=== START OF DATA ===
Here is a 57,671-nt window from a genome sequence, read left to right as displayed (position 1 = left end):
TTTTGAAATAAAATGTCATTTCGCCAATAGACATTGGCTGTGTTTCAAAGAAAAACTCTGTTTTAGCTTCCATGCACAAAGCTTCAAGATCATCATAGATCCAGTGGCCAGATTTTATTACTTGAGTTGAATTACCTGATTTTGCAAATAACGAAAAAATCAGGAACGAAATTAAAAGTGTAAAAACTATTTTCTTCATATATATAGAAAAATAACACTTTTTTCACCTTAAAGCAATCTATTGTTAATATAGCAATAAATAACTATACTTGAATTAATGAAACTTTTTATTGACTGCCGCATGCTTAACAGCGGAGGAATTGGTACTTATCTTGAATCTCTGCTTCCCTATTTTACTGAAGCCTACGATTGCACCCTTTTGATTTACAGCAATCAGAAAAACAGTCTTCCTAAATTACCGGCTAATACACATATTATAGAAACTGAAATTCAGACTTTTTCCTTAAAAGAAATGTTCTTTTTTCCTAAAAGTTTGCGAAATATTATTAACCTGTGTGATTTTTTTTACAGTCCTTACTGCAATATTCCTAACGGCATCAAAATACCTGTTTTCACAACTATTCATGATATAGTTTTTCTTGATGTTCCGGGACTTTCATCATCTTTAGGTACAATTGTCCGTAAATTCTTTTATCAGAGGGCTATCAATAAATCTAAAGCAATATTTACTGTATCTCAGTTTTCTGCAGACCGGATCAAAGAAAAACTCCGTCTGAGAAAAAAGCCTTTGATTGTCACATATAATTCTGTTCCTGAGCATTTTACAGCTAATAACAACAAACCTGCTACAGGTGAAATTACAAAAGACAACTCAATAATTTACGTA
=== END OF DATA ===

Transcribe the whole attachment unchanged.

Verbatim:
Here is a 57,671-nt window from a genome sequence, read left to right as displayed (position 1 = left end):
TTTTGAAATAAAATGTCATTTCGCCAATAGACATTGGCTGTGTTTCAAAGAAAAACTCTGTTTTAGCTTCCATGCACAAAGCTTCAAGATCATCATAGATCCAGTGGCCAGATTTTATTACTTGAGTTGAATTACCTGATTTTGCAAATAACGAAAAAATCAGGAACGAAATTAAAAGTGTAAAAACTATTTTCTTCATATATATAGAAAAATAACACTTTTTTCACCTTAAAGCAATCTATTGTTAATATAGCAATAAATAACTATACTTGAATTAATGAAACTTTTTATTGACTGCCGCATGCTTAACAGCGGAGGAATTGGTACTTATCTTGAATCTCTGCTTCCCTATTTTACTGAAGCCTACGATTGCACCCTTTTGATTTACAGCAATCAGAAAAACAGTCTTCCTAAATTACCGGCTAATACACATATTATAGAAACTGAAATTCAGACTTTTTCCTTAAAAGAAATGTTCTTTTTTCCTAAAAGTTTGCGAAATATTATTAACCTGTGTGATTTTTTTTACAGTCCTTACTGCAATATTCCTAACGGCATCAAAATACCTGTTTTCACAACTATTCATGATATAGTTTTTCTTGATGTTCCGGGACTTTCATCATCTTTAGGTACAATTGTCCGTAAATTCTTTTATCAGAGGGCTATCAATAAATCTAAAGCAATATTTACTGTATCTCAGTTTTCTGCAGACCGGATCAAAGAAAAACTCCGTCTGAGAAAAAAGCCTTTGATTGTCACATATAATTCTGTTCCTGAGCATTTTACAGCTAATAACAACAAACCTGCTACAGGTGAAATTACAAAAGACAACTCAATAATTTACGTA